Sunday, November 3, 2013

For fans of good, classic food (and, perhaps, Phryne Fisher).

5 out of 5 stars

I came to this cookbook by way of the Phryne Fisher series of mysteries by Kerry Greenwood. In those books, one of Phryne's adopted daughters, Ruth, wishes to be a cook and the family's cook, Mrs. Butler, recommends The Gentle Art of Cookery as the best source for beginners. And as she's generally known to be, Mrs. Butler (not to mention Kerry Greenwood) was right.

The Gentle Art of Cookery was originally published in 1925 and presents seemingly complicated, French-flavored recipes in straightforward, plain, and easy to follow English, allowing you to create such dishes as Filets de Boeuf à la Carlsbad, Herrings à la Bohemienne, Épinards au Sucre, Navets Glacés, and Mousse au Café without having a dépression nerveuse (mental breakdown) over long-winded and complicated directions. Recipes are arranged by ingredient (Vegetables, Fish, Meat, etc.) and then broken down alphabetically according to the specific type of ingredient (beans, beetroot, cabbage, carrots, etc.), with some ingredients like Chestnuts and Mushrooms getting a chapter all to themselves. Then there are specific chapters devoted to specialty cooking; for example, there's a chapter devoted to Dishes from The Arabian Nights, Home-made Wines and Cups, Flower Recipes, and even Cooking for Children.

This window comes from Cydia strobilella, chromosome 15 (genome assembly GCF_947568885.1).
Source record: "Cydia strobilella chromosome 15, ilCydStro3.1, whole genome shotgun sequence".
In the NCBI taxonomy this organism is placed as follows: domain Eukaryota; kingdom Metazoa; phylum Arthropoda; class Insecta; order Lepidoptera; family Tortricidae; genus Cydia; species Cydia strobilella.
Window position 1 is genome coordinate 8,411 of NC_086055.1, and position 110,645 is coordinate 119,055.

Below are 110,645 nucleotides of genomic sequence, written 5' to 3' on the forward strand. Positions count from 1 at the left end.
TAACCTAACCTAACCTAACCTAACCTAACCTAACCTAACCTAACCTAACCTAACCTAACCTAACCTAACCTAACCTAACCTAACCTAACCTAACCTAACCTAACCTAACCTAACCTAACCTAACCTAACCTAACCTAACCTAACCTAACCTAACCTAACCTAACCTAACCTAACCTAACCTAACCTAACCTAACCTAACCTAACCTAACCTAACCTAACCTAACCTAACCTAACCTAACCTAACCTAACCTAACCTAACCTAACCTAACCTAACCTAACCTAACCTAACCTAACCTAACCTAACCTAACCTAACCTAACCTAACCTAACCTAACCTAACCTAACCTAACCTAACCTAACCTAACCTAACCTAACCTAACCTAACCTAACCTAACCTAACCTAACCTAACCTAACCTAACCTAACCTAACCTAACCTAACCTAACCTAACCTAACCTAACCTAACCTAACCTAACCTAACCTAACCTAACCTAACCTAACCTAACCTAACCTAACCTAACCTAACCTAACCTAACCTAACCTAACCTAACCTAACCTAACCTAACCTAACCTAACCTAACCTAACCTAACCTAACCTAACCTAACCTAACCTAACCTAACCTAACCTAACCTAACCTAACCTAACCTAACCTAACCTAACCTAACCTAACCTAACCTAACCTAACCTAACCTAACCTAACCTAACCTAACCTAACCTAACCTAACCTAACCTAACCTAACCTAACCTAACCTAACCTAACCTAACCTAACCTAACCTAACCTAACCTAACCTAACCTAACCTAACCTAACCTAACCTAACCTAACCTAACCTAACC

This edition is part of a series of reprinted classic cookbooks put out by Quadrille Publishing Limited and I, for one, am grateful Quadrille is reprinting these lovely books and hope they give us more. Not only are they a fun and quite readable glimpse into the past, they reintroduce us to classic dishes that have either been forgotten or put aside as being too fussy and fusty. This new edition is a lovely hardcover, with a sturdy sewn binding, allowing the book to be fully opened to any page. Not only that, but you can be confident of opening the book to the same page repeatedly without worrying over the binding coming apart as it would had it been simply glued. There's a silver satin ribbon bookmark to help you keep your place, and the pages are a slight off-white color with a clear typeface which reduces eye strain considerably. I don't know what the original edition of The Gentle Art of Cookery looked like, but what Quadrille Publishing Ltd. has created here is almost an exact duplicate of a book you might've seen being published a century ago. High-quality and hard-wearing, this is a book destined to become a family heirloom, one of those cookbooks read by young and old alike as its pages are turned, folded over, and dog-eared, and favorite recipes are starred, dripped on, modified, and drooled over. Just like Ruth, you might even keep this cookbook on your bedside table, to read at night and send you into delicious, food-centered dreams.

Read October 20-24, 2013
Reviewed November 13, 2013    

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